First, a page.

Solitario

The Lonely One

Fiction - Literary
216 Pages
Reviewed on 12/23/2021
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    Book Review

Reviewed by Stefan Vucak for Readers' Favorite

Robbie Ducharme finished leading a group of canoeists down the Lower Canyons of the Rio Grande. They made camp and had dinner around a crackling fire. This would be his last trip for the season. When he got home, the local sheriff said that after two years, Gallagher, one of his former clients, had filed a charge for assault and battery. Sore at losing the trial, Gallagher vowed revenge. Next October, the start of the new season, Ducharme had fully booked tours. Heavy rains caused the Rio Grande to swell, making it too dangerous for canoeing. He went to scout another river as an alternative. The group reached the raging river amid spectacular scenery and started down. The next day, one of the party had a mild stroke and needed to get to a hospital. Ducharme decided to take the man out of the canyon and call for help on his cell when he got a signal, while the rest of the party continued their trip. But unexpectedly, Ducharme’s adventures with Gallagher are not over yet.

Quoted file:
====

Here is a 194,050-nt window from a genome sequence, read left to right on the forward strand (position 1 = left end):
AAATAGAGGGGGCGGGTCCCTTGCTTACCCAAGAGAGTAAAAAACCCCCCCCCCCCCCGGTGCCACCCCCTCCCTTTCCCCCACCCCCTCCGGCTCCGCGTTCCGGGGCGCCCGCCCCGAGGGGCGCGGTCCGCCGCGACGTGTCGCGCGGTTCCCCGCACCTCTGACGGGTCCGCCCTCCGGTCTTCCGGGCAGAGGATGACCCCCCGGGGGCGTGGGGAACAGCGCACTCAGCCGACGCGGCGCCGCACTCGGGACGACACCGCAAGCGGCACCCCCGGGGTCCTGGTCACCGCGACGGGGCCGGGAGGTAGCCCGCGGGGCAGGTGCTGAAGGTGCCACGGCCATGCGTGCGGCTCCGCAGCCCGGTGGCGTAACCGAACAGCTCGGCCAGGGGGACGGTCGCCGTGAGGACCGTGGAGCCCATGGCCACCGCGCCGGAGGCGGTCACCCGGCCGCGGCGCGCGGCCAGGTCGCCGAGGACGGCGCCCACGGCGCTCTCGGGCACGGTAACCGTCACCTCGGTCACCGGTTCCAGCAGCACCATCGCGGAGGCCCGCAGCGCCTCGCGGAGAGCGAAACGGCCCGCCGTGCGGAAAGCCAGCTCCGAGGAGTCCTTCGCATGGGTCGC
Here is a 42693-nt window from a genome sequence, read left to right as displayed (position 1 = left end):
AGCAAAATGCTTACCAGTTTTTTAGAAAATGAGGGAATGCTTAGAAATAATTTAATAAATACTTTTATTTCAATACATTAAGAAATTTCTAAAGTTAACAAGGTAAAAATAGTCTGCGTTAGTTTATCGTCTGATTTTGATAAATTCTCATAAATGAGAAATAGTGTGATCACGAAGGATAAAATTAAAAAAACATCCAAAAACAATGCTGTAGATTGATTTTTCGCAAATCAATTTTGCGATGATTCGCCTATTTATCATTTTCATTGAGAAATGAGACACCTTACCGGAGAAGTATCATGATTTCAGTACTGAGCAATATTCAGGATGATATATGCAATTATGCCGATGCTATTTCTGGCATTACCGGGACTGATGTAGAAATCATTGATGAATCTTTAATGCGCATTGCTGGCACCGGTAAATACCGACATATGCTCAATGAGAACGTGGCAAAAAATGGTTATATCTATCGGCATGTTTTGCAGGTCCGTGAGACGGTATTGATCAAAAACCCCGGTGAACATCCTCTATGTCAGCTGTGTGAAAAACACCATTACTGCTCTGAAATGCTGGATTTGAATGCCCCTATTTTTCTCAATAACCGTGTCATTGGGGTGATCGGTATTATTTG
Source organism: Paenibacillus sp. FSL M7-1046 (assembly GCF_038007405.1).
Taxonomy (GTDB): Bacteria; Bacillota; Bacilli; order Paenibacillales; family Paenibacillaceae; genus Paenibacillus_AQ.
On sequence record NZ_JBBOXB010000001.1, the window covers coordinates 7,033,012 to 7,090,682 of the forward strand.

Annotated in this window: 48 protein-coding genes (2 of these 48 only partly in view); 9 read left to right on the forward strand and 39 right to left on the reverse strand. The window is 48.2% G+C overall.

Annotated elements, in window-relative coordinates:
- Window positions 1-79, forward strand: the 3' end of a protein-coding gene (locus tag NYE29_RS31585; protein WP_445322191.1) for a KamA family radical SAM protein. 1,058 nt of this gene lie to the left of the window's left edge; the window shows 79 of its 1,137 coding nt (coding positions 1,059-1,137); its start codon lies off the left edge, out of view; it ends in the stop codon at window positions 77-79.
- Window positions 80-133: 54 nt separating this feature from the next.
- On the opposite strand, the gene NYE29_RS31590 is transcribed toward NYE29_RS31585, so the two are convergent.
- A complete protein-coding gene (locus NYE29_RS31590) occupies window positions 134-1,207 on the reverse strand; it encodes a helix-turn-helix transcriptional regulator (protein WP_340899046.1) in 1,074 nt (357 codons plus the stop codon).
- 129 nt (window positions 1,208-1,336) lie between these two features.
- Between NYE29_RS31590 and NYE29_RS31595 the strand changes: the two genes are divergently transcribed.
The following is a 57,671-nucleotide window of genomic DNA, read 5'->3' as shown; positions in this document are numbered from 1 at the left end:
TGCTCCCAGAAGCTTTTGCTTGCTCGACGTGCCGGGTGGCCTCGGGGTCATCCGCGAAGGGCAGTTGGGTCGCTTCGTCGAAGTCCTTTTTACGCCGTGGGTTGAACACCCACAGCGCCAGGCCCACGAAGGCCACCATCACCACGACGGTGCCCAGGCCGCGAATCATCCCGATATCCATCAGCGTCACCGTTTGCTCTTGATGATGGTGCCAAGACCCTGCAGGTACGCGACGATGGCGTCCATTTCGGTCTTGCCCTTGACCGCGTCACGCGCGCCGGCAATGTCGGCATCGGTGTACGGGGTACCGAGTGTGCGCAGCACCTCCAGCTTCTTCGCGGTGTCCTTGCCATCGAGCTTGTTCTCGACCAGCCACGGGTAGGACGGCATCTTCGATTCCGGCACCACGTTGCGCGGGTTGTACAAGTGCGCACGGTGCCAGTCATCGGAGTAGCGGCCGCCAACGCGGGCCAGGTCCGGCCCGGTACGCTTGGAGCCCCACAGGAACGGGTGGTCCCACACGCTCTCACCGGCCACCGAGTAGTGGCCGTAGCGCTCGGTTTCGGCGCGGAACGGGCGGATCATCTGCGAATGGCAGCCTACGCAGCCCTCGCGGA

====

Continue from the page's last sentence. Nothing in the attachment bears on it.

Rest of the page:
Solitario: The Lonely One thrusts readers into the wilds of the Rio Grande, provides evocative scenery, and a dash of Native American history. John Manuel presents a beautifully written story with rounded characters and a whiff of drama. The dialogue makes readers think they are part of the canoeing party, and the vivid narrative of canyons, rushing water, and an occasional spill is an adventure in itself. It is very easy to become immersed in Solitario: The Lonely One and it does not disappoint. Ducharme is a flawed character with human failings that readers can relate to, which he tries to overcome. His female relationships are very genuine, as is his desire to make a success of his business. John Manuel manages to weave everything into an entertaining whole, which makes this book a delight to read.